Building on its strong environmental credentials, Copenhagen (Denmark) has placed green growth and quality of life at the centre of its city policy, underpinning its goal to be the ‘world’s first carbon-neutral capital’ by 2025. Copenhagen’s environmental policy leadership spans renewable energy, district heating, waste management, regeneration of its former industrial harbour and promotes cycling, a recognizable trademark of the city.
Fostering a pedestrian and cycling culture and regenerating public spaces underlie the city’s green policy agenda. An integrated transport and land-use strategy initiated more than six decades ago transformed the once congested and polluted metropolis, and led to the development of dense, walkable urban centres connected by rail-based public transport.
The Copenhagen ‘Finger Plan’ first proposed in 1947 remains a powerful spatial concept that has since been given renewed regulatory support at the national level. It has promoted urban growth along rail corridors emanating from the city centre, while protecting ‘green wedges’ from development. To maximize the value of density, the city has targeted the creative use of its urban public spaces and features. The Plan is currently being updated for high-density mobility and to counter vehicle-dependence in the city, by increasing green mobility through new transit-oriented developments for walking, cycling, public transport and car-sharing.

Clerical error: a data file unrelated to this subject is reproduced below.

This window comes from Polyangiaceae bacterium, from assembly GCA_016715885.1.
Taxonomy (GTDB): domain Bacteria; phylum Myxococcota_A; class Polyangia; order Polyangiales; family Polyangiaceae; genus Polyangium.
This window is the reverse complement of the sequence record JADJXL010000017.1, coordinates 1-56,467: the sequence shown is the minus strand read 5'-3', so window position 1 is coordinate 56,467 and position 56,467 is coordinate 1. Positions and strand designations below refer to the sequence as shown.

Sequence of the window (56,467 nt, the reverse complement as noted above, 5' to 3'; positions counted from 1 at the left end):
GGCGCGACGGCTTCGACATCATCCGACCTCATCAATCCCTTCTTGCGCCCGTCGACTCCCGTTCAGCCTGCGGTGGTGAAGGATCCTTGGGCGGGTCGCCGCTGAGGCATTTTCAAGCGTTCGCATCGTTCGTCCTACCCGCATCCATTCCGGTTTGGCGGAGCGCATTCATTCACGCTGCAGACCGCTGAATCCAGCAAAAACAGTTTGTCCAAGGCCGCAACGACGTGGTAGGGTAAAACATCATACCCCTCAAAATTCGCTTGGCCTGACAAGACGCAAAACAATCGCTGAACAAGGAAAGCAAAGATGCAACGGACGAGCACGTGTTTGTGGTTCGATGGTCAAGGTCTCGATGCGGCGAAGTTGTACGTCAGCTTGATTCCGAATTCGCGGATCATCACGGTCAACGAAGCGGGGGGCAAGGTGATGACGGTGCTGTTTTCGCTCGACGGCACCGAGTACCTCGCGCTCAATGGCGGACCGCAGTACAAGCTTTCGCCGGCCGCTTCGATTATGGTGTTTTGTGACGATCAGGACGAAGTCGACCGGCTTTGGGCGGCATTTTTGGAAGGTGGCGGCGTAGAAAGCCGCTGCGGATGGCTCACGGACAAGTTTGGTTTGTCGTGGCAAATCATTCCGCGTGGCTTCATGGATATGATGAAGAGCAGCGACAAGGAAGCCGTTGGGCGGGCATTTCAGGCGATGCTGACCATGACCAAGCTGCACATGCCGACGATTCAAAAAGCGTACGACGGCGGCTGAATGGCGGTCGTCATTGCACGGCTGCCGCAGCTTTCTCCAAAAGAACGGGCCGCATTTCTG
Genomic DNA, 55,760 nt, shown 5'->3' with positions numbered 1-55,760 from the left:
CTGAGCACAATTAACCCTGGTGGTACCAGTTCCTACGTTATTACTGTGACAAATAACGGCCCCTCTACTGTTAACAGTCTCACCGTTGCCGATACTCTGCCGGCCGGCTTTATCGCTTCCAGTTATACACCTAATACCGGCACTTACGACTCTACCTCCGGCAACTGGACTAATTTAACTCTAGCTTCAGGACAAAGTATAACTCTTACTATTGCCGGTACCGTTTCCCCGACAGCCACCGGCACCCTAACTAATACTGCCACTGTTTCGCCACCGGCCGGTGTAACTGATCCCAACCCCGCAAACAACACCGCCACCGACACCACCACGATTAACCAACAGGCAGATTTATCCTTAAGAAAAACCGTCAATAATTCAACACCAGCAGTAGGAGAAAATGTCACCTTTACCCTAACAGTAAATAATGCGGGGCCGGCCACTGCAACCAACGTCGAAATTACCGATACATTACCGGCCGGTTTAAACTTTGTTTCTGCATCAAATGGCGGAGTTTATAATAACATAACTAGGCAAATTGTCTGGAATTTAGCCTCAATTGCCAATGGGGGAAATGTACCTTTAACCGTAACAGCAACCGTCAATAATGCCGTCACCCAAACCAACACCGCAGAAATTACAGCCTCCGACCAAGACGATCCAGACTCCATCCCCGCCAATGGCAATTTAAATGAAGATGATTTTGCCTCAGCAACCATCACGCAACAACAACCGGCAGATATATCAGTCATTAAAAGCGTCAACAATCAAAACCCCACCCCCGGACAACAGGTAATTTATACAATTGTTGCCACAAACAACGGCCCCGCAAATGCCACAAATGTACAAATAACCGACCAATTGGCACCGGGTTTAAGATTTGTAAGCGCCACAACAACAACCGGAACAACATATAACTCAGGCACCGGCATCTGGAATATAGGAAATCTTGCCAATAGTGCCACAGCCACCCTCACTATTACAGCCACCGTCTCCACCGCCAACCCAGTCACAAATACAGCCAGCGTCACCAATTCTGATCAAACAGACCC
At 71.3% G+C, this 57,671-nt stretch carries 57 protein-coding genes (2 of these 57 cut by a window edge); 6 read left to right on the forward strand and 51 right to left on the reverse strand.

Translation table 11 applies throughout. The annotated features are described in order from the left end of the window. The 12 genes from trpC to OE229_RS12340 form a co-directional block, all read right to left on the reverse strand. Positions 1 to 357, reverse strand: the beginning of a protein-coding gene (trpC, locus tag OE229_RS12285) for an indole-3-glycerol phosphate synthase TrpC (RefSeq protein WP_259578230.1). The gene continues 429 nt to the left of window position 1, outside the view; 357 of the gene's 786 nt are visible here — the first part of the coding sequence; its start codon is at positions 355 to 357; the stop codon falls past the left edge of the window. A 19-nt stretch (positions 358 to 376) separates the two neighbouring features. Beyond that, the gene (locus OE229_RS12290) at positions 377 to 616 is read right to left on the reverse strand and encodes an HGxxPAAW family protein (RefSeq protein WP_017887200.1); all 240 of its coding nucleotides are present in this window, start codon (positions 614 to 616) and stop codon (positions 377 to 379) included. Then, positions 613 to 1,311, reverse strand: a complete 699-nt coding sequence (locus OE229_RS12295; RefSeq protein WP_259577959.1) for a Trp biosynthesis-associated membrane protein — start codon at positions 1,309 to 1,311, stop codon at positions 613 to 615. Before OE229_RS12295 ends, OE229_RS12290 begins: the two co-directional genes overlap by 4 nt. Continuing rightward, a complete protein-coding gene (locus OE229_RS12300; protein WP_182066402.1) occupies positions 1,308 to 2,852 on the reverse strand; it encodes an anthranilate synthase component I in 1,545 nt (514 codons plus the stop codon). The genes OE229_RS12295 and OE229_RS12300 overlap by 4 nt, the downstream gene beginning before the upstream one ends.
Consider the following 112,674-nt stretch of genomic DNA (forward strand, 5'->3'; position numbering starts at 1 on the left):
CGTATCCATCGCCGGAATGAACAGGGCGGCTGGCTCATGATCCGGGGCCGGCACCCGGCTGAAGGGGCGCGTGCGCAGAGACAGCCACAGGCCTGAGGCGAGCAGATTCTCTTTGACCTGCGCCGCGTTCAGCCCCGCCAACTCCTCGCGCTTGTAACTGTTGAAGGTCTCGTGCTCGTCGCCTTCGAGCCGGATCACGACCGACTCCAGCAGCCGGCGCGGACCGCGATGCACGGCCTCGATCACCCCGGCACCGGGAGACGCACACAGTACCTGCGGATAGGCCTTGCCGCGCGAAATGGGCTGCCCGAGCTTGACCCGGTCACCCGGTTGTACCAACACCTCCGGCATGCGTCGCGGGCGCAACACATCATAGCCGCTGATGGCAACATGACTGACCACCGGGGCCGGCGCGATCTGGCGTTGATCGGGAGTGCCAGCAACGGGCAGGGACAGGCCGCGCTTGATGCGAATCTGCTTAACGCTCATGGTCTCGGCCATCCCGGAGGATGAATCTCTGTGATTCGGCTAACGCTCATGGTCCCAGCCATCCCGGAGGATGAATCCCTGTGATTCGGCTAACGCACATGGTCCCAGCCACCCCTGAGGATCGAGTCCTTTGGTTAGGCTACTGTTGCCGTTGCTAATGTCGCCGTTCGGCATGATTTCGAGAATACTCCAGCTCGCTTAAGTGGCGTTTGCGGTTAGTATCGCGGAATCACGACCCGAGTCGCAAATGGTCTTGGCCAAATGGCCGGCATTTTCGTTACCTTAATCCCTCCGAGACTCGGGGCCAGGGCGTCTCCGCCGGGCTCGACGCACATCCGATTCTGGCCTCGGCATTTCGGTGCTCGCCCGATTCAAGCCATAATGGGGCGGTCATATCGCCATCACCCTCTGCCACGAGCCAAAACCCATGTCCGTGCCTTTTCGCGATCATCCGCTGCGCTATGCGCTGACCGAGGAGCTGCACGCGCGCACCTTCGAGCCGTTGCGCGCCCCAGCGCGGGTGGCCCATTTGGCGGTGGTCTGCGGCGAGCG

In the Norrebro district of Copenhagen, the Superkilen public space was built in 2011 as a large-scale meeting space to service one of Copenhagen’s most ethnically-diverse neighbourhoods and as an attraction for the rest of the city. The idea behind the project was to create a space that both includes and reflects the 60 nationalities living in the local area, and the area’s design was driven by public participation. The space is 750 m long and comprises trails for pedestrians and cyclists that traverse three main zones: a square for sports, a green area including a children’s playground, and a market and picnic area.
Source: IUAV, report for Study Area 3